"Given a proper laboratory and relevant equipment, the time period can be reduced to 3 to 4 years but requires around 5 to 6 crore rupees. Scaling up takes so much time because we have to check whether the molecule will behave in the same manner; whether its biological efficacy will remain the same in large scale production," says Nasir who is interested in assisting any pharmaceutical company which wants to go for bio-pharmaceutical production of Interferon.
Nasir Mehmood is a PhD scholar who did his M. Phil from the Punjab University's Centre for Molecular Sciences in the National Centre of Excellence.
He says, "In developed countries such researches are funded by companies while in Pakistan there is a significant gap between industry and education sector researchers."
One of his fellow researcher Rukhsana Nighat says, "He worked very hard like a true scientist. He analysed every stage and every step very carefully and deeply."
Nasir, who did his Matriculation from Government Pilot School in 1994, is thankful to his family, especially his parents who extended great support to him.
Cursing the curse of beggary
By Saad Tahir
I cannot remember the last time I stopped at a signal and was not encountered by some beggars hovering around, knocking and pleading to gain my attention in order to extract some money. If I didn't listen to their plea, the woman would curse me and my family while the man knocked so hard that it felt as if the window would shatter to pieces.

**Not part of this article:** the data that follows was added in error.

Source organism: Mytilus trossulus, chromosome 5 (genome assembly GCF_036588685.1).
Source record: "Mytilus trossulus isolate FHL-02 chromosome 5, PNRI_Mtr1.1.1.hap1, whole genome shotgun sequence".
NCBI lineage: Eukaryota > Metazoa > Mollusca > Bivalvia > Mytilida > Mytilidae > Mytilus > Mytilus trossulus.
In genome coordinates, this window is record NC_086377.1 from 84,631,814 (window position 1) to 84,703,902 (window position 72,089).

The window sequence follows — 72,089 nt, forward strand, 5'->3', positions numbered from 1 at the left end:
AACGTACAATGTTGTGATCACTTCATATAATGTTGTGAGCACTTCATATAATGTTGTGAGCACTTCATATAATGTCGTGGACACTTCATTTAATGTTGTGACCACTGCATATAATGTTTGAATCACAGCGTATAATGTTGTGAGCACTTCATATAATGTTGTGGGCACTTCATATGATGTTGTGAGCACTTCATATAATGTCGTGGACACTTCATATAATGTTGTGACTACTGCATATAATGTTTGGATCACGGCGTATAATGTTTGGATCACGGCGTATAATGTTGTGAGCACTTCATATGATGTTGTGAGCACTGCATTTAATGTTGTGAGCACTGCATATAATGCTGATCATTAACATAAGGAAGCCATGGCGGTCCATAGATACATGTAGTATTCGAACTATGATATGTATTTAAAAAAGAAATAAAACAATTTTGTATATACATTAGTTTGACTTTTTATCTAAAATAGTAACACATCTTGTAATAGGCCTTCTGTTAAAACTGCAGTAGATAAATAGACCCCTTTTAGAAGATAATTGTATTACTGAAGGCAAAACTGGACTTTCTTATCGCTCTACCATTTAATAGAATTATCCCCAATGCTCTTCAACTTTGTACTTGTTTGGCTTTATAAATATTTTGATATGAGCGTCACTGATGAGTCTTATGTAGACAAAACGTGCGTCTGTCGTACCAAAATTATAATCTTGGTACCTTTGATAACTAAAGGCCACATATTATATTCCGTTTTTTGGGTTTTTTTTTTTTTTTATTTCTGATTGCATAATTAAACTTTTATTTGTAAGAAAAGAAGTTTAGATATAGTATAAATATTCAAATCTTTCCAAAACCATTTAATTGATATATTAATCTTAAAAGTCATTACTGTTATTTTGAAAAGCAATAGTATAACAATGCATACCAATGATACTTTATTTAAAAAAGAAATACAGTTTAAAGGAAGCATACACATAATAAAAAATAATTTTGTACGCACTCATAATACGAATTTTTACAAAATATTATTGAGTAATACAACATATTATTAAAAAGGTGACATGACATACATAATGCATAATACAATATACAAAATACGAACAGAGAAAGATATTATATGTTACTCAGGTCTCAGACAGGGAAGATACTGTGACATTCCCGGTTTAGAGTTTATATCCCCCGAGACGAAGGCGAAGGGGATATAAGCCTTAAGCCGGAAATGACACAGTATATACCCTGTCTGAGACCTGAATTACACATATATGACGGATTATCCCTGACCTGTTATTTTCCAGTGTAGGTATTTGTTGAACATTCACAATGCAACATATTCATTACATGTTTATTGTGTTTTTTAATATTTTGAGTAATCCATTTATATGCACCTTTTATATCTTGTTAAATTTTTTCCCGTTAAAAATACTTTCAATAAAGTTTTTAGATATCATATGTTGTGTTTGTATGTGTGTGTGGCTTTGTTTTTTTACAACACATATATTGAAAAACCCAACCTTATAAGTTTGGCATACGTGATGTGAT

Irritated by the disturbance they cause, I usually take out my wallet and give them some change. But some of the beggars are so demanding that the petty coin of five rupees seems ridiculous to them. They are always trying to eke out more and more out of the pockets of those who stop at the signal.
Media has covered that social ailment many a time, yet no attention has been paid by the government to address this issue of vital importance. Primarily it is the obligation of the state to alleviate their miserable lot but even that aspect of the problem has been touched upon too frequently and ignored as often. In this day and age where human rights are much talked about, not many voices are heard in order to eradicate begging.
Out of curiosity, I decide to focus more on the issue. I find out that Ihsaan, a five year old child, is chaperoned by his elder sister to a densely populated vicinity of R.A. Bazar to beg. He flits from car to car and wagon to bus, clad in rags. His feet, divest of any shoe inspite of scorching heat, present a heart-rending sight. After a hard toil of a day, I discover, he deposits all that he has earned through begging to his sister who in turn gives that money to her mother.
The pathetic exterior of a boy is, indeed, a reflection of the economic disparity that Pakistani society is subjected to but the humiliation that he undergoes must have a great psychological effect on him. That is not how citizens of an independent state are treated; no education, no clothing, no respect. Such people are made into the wretched of the earth by the neglect of the state and the indifference of the upper echelon of the society.